The Lock-Modify-Unlock Solution

    In most software development projects, multiple developers work on the program at the same time. If two developers try to change the same file at the same time, without some method of managing access, the developers may overwrite each other's work. Most version control systems solve this in one of two ways.

    Many version control systems use a lock-modify-unlock model to address the problem of many authors clobbering each other's work. In this model, the repository allows only one person to change a file at a time. This exclusivity policy is managed using locks. For example:

    • Harry must lock a file before he can begin making changes to it.
    • If Harry has locked a file, then Sally can not also lock it, and therefore can not make changes to that file. All she can do is read the file, and wait for Harry to finish his changes and release his lock.
    • After Harry unlocks the file, Sally can take her turn by locking and editing the file.

    CollabNet Subversion

    The Copy-Modify-Merge Solution

    Subversion and other version control systems additionally can use a copy-modify-merge model as an alternative to locking. In this model, each user's client contacts the project repository and creates a personal working copy—a local reflection of the repository's files and directories. Users then work in parallel, modifying their private copies. Finally, the private copies are merged together into a new, final version. The version control system often assists with the merging, but ultimately a human being is responsible for making it happen correctly.

    For example:

    • Say that Harry and Sally each create working copies of the same project, copied from the repository. They work concurrently, and make changes to the same File A within their copies.
    • Sally saves her changes to the repository first.
    • When Harry attempts to save his changes later, the repository informs him that his File A is out-of-date. In other words, that File A in the repository has somehow changed since he last copied it.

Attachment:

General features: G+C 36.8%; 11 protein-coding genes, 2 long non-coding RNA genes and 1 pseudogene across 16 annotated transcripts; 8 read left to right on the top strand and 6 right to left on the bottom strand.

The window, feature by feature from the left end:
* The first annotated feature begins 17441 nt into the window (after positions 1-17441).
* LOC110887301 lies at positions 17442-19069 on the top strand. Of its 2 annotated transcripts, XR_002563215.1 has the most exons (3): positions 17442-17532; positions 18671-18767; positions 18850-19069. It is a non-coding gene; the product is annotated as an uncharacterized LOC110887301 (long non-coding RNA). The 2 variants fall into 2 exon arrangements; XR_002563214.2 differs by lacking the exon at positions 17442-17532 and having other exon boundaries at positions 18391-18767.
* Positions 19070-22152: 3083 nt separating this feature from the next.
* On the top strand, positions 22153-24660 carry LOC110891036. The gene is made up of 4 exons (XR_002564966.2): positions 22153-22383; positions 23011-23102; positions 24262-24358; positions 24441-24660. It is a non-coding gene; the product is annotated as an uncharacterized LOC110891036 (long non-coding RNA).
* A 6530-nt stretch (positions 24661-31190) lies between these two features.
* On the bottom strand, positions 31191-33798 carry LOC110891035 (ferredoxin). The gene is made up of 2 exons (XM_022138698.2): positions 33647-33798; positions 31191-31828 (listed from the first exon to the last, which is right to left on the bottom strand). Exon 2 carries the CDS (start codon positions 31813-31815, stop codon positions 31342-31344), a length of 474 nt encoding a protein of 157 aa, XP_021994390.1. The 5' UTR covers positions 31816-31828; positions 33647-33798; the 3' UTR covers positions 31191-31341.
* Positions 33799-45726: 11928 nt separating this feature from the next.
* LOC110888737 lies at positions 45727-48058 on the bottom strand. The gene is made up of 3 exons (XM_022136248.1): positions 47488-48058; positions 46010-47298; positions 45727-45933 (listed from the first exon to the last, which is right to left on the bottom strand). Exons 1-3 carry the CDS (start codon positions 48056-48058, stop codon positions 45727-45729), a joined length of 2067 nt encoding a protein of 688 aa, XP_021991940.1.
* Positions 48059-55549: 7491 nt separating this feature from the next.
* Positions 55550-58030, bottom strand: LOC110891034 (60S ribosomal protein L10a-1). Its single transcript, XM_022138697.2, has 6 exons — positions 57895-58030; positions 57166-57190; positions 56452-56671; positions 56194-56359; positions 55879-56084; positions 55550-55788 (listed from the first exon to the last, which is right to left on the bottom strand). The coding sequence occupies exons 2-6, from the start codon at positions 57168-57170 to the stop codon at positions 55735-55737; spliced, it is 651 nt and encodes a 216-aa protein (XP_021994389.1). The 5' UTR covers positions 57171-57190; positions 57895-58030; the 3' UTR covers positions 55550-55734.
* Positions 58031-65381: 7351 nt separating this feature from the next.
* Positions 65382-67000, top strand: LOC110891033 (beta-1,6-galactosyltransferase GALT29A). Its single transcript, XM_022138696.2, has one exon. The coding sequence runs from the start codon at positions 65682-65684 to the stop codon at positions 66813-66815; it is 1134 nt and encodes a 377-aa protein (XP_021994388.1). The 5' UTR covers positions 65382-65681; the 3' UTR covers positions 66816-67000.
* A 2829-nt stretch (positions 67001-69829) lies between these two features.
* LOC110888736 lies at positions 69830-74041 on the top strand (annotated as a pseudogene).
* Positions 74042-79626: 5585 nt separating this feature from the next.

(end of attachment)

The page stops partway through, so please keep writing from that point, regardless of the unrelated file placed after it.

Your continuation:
• So Harry asks his client to merge any new changes from the repository into his working copy of File A. Chances are that Sally's changes don't overlap with his own; so once he has both sets of changes integrated, he saves his working copy back to the repository.

    CollabNet Subversion

    But what if Sally's changes do overlap with Harry's changes? What then? This situation is called a conflict, and it's usually not much of a problem:

    • When Harry asks his client to merge the latest repository changes into his working copy, his copy of File A is somehow flagged as being in a state of conflict.
    • Harry can see both sets of conflicting changes, and manually choose between them.

    The copy-modify-merge model may sound a bit chaotic, but in practice, it runs extremely smoothly. Users can work in parallel, never waiting for one another. When they work on the same files, it turns out that most of their concurrent changes don't overlap at all; conflicts are infrequent. And the amount of time it takes to resolve conflicts is far less than the time lost by a locking system.


    Some systems attempt to manage who is allowed to make changes to different aspects of the program, for instance, allowing changes to a file to be checked by a designated reviewer before being added.

    Delta Compression

    Most version control software use delta compression, which retains only the differences between successive versions of files. This allows more efficient storage of many different versions of files. Subversion has this capability.

    Integration with other tools